In the recent New York Times article “Maybe It’s Time for Plan C,” lawyers, stock-brokers and IT professionals lose or quit their high-profile jobs and pursue their passions to become entrepreneurs. But they soon find that the “dream job” of owning a business includes a lot of pitfalls.
Owning your own business, according to the article, involves long hours and the added stress of being the driving force behind nearly every aspect of your self-fashioned career. According to the article, the majority of new business fail due to a lack of preparation and experience. While many of the subjects enjoy their new lines of work, the article asks readers to think long and hard before they try being their own bosses.
Starting your own business talks up a tremendous amount of time and effort. If you’re considering self-employment, here are some important executive coaching tips according to what I see as effective:
- Identify your reasons for starting a business. There are major risks with going into business. Questioning your motives is an important executive coaching tool to help focus on what you really want. What’s important? Family? Job security? Personal freedom? How would starting your own business help you get what you really want out of life?
- Keep your new business in balance with the rest of your life. Being your own boss may make you feel fulfilled in one area, but it can also throw off aspects in your family, spirituality and community spheres. A sudden change in your career means you’ll have devote time and effort to balancing out the rest of your life.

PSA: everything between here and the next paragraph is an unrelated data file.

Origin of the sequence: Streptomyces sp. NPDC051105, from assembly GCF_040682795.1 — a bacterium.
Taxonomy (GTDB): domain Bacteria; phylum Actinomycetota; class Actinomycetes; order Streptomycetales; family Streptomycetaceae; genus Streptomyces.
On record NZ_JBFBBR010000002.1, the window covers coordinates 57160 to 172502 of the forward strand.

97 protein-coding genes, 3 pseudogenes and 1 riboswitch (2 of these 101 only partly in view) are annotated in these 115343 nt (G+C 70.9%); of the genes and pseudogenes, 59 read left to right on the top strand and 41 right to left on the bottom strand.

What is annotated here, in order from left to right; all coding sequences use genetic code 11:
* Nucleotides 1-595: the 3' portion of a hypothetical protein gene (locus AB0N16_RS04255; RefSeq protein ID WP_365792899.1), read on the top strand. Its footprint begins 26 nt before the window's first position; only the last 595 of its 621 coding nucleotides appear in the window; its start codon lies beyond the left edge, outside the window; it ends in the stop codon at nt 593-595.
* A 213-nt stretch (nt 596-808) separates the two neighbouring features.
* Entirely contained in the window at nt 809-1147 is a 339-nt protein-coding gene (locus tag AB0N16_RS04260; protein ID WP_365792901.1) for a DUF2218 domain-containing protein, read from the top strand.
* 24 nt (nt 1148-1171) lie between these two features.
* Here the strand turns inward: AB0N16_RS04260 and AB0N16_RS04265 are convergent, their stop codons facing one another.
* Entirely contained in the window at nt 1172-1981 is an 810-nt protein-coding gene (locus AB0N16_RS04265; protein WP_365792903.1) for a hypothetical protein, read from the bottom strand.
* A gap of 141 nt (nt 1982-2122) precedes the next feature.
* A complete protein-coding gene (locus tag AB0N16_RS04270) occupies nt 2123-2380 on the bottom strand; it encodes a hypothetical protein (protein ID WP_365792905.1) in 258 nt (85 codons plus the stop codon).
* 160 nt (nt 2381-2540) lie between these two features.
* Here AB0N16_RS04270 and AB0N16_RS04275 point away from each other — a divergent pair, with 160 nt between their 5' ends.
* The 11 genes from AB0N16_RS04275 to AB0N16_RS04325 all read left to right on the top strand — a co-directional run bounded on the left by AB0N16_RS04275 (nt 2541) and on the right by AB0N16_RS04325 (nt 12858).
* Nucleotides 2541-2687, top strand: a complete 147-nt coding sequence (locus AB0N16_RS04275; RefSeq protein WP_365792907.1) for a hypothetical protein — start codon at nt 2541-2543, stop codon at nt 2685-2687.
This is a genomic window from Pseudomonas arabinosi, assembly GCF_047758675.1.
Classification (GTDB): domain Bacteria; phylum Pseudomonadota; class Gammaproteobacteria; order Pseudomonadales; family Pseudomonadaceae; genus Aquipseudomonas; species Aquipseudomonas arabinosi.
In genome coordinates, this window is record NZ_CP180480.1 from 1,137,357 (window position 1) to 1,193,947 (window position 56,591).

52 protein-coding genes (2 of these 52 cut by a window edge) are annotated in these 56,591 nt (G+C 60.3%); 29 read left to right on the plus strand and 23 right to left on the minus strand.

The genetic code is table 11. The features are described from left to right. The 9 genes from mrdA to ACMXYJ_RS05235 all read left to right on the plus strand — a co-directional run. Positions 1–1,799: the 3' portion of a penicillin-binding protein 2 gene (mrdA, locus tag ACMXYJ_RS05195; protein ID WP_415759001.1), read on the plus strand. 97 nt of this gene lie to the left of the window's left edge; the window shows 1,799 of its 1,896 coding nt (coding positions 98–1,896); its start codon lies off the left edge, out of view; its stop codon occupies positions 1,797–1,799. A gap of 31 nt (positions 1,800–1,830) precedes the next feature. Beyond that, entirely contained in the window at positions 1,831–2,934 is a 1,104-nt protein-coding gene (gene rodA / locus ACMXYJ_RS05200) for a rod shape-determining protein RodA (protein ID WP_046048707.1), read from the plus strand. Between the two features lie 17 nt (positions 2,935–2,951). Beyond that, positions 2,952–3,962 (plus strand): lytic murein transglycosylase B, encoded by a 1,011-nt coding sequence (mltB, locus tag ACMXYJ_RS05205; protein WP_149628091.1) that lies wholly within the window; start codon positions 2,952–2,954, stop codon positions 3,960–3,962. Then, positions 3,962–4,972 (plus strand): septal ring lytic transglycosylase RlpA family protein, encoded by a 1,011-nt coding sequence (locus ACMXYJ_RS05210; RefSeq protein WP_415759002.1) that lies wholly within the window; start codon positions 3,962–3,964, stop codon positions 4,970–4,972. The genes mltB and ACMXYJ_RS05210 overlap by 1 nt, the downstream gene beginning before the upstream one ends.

- Determine your strengths and weaknesses. If businesses fail due to a lack of preparation, a good coaching technique is to list your best and worst traits and skills.
- Talk to an entrepreneurial coach. The right executive coach can help you if you want to start your own business. They can help in a variety of areas such as how you’ll prepare and implement your ideas and plan for future growth.
Starting a business is a huge risk. As you think about what sort of business you’d launch, consider your motivations, and make sure you’re using all the resources at your disposal when you take the entrepreneurial plunge.
Have you considered self-employment? What is your experience?